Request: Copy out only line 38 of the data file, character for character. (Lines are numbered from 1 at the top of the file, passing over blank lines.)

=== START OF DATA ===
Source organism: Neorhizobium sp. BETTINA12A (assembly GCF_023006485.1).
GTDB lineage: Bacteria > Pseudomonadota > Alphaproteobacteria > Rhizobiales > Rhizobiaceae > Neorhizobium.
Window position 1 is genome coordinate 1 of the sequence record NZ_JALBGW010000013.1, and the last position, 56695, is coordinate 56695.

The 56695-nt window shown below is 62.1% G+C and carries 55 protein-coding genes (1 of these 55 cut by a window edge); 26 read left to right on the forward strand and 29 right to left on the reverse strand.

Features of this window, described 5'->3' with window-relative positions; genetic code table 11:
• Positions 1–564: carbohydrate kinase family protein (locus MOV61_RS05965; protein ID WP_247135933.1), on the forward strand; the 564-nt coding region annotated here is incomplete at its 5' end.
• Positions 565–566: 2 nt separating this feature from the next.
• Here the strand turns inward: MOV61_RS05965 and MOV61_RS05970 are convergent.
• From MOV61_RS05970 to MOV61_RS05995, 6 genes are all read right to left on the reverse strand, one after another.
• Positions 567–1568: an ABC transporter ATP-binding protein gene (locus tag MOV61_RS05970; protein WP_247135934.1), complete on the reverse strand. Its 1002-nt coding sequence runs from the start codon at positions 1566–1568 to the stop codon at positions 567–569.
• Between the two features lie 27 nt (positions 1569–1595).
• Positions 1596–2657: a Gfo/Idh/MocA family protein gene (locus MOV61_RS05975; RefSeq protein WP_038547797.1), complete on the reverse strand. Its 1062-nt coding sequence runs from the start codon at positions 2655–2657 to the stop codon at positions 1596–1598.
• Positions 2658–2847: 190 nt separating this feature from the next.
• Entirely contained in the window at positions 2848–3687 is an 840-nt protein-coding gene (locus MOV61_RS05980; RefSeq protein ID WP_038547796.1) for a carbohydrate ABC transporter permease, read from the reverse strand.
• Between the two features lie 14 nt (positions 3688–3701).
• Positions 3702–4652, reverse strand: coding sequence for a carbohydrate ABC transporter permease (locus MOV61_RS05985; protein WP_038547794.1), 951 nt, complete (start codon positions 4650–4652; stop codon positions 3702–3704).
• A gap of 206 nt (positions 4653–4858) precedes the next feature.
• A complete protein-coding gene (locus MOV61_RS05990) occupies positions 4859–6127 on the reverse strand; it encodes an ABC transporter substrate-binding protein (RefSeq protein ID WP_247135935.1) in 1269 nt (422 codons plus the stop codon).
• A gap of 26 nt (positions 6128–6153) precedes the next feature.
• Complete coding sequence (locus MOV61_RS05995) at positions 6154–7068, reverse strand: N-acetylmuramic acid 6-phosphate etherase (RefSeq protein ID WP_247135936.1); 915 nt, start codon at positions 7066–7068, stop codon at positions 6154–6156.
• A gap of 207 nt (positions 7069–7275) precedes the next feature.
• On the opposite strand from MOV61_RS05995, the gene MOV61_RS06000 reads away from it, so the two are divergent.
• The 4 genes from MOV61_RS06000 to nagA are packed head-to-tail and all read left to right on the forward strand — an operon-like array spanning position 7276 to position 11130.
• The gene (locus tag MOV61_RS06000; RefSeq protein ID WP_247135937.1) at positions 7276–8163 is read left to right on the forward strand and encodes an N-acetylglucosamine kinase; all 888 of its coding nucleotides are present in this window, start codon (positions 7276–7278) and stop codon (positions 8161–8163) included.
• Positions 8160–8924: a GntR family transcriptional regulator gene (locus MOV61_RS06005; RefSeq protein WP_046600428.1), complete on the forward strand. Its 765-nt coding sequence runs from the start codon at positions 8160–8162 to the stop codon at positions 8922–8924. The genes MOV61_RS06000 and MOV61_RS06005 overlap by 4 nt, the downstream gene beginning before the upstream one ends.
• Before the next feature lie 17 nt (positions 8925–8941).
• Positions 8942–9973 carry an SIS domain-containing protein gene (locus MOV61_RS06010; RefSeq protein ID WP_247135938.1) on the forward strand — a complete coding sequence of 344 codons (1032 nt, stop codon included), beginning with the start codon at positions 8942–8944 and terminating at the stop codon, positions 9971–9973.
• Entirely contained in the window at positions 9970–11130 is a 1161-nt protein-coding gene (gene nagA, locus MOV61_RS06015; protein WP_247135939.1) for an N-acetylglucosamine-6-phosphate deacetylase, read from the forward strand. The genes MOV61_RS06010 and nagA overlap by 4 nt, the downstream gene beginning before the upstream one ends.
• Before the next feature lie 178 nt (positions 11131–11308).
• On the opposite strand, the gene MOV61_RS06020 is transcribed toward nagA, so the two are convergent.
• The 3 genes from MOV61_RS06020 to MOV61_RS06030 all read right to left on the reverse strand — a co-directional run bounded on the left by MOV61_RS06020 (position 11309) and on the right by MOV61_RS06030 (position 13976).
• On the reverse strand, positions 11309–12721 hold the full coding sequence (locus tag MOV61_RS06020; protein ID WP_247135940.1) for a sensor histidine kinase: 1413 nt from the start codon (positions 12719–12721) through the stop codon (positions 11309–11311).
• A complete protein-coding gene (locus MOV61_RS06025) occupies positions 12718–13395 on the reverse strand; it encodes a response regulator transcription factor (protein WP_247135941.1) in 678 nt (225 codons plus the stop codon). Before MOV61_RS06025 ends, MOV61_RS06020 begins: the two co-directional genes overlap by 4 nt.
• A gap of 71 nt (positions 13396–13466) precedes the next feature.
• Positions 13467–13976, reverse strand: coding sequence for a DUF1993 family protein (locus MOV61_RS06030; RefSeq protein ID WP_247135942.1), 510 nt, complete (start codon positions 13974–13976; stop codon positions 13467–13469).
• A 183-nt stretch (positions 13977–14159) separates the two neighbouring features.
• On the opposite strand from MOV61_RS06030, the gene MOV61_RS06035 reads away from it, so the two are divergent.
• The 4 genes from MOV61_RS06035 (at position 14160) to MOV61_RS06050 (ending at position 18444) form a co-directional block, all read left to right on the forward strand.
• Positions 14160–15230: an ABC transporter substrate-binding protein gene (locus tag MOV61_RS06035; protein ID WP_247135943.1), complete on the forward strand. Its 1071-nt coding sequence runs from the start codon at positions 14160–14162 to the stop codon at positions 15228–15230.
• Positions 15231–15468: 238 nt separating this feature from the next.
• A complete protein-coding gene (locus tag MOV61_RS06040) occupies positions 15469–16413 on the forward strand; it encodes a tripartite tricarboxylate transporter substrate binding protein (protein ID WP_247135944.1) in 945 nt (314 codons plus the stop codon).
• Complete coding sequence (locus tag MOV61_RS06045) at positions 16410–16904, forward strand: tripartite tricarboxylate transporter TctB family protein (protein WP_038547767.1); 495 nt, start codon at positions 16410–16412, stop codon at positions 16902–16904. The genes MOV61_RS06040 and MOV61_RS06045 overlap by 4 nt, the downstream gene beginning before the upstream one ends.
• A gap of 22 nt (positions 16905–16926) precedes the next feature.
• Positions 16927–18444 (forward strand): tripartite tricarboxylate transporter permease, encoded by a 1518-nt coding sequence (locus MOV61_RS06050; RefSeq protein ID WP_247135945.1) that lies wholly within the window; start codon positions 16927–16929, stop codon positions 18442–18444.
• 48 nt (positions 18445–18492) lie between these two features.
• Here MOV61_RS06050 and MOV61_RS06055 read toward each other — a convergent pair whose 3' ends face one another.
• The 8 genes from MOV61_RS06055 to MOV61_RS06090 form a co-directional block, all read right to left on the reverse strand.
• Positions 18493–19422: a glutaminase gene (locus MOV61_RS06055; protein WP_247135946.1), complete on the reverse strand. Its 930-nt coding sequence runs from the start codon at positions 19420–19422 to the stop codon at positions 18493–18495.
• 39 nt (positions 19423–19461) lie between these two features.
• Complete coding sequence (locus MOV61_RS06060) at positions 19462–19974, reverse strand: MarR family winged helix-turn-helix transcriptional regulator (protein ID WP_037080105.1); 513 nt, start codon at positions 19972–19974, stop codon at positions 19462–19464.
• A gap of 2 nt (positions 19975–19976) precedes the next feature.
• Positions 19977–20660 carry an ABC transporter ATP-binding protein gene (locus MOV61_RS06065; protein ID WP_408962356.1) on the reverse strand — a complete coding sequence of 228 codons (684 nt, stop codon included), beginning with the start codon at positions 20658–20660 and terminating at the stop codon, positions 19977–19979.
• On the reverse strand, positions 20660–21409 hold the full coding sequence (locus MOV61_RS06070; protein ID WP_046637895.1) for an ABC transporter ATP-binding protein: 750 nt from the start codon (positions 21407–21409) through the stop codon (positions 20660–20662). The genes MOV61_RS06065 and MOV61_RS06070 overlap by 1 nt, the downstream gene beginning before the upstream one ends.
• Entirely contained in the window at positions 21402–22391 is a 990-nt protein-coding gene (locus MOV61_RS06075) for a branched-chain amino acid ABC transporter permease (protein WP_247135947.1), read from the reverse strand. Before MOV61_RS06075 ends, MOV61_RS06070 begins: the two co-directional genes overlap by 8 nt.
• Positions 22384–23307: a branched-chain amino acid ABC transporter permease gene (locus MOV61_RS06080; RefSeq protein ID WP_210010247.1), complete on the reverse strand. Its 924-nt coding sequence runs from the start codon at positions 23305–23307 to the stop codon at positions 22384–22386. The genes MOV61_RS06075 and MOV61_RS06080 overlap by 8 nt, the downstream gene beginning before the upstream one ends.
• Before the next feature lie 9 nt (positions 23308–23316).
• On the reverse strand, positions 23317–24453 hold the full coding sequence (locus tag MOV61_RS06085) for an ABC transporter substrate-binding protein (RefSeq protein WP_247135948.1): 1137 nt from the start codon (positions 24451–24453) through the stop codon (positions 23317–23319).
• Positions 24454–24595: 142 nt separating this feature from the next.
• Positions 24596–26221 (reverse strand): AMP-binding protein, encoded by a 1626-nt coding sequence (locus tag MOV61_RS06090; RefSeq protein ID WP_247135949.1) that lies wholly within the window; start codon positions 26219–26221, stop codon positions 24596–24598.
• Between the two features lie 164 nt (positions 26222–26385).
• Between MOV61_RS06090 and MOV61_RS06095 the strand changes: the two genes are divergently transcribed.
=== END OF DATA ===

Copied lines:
• The 4 genes from MOV61_RS06035 (at position 14160) to MOV61_RS06050 (ending at position 18444) form a co-directional block, all read left to right on the forward strand.